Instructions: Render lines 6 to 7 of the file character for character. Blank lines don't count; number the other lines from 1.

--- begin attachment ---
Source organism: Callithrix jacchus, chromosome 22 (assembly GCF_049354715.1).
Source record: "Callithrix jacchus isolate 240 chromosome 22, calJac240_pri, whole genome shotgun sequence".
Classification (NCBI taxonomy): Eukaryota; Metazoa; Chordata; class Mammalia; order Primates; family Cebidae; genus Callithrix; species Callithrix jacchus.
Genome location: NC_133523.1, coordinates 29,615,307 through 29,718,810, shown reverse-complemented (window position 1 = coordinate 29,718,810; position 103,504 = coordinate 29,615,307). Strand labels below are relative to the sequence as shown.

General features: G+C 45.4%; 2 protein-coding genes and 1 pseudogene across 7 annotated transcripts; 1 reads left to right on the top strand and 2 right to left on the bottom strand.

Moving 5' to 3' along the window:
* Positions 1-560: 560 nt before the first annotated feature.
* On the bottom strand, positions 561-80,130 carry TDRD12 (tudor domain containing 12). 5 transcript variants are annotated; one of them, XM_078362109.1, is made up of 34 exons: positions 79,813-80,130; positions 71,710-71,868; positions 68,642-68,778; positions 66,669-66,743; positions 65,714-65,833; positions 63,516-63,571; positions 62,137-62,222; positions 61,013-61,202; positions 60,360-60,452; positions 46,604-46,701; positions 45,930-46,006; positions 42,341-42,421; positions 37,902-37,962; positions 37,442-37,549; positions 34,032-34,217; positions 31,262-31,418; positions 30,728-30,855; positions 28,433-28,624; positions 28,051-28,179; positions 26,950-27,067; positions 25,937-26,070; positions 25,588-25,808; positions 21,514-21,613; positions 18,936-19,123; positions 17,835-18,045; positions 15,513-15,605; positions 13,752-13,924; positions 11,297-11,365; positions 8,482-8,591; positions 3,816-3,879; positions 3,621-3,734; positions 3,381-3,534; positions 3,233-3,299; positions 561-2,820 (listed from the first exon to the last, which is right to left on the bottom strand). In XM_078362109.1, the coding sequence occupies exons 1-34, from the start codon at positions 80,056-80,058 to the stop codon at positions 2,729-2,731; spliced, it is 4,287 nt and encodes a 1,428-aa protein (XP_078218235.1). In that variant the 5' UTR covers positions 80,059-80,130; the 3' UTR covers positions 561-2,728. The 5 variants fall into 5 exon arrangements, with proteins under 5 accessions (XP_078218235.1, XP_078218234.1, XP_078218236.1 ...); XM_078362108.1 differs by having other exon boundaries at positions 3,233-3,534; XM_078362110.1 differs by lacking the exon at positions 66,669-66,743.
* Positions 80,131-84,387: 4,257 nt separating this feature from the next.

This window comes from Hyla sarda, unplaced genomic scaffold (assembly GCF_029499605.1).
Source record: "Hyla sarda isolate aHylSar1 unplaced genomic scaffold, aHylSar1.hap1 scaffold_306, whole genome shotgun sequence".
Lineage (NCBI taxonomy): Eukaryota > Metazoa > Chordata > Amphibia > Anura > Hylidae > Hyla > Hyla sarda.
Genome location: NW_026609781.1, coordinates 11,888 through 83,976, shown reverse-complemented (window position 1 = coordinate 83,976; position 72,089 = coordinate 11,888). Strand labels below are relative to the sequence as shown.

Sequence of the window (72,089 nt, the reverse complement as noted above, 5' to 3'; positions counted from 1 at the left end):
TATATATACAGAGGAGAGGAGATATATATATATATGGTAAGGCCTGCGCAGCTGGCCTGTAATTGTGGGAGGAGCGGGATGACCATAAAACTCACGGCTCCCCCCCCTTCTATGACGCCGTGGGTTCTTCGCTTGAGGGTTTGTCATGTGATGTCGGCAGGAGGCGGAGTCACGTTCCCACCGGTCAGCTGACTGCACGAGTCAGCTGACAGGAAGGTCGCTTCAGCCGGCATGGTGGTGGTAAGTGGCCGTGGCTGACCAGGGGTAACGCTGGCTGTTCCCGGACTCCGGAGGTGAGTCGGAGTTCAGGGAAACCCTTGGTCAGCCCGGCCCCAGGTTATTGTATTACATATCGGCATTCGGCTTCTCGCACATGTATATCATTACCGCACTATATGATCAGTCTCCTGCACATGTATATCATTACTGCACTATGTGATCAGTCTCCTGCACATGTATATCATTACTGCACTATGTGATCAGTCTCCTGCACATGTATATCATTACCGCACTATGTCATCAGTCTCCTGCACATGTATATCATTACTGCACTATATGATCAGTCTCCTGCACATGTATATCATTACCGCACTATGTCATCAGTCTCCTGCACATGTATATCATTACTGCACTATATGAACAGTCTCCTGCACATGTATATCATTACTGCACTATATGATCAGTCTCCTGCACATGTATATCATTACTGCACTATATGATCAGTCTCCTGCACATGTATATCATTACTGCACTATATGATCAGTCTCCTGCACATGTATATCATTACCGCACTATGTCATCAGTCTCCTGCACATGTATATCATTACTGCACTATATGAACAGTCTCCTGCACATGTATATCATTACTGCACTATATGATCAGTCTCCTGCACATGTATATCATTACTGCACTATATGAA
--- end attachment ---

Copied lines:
Moving 5' to 3' along the window:
* Positions 1-560: 560 nt before the first annotated feature.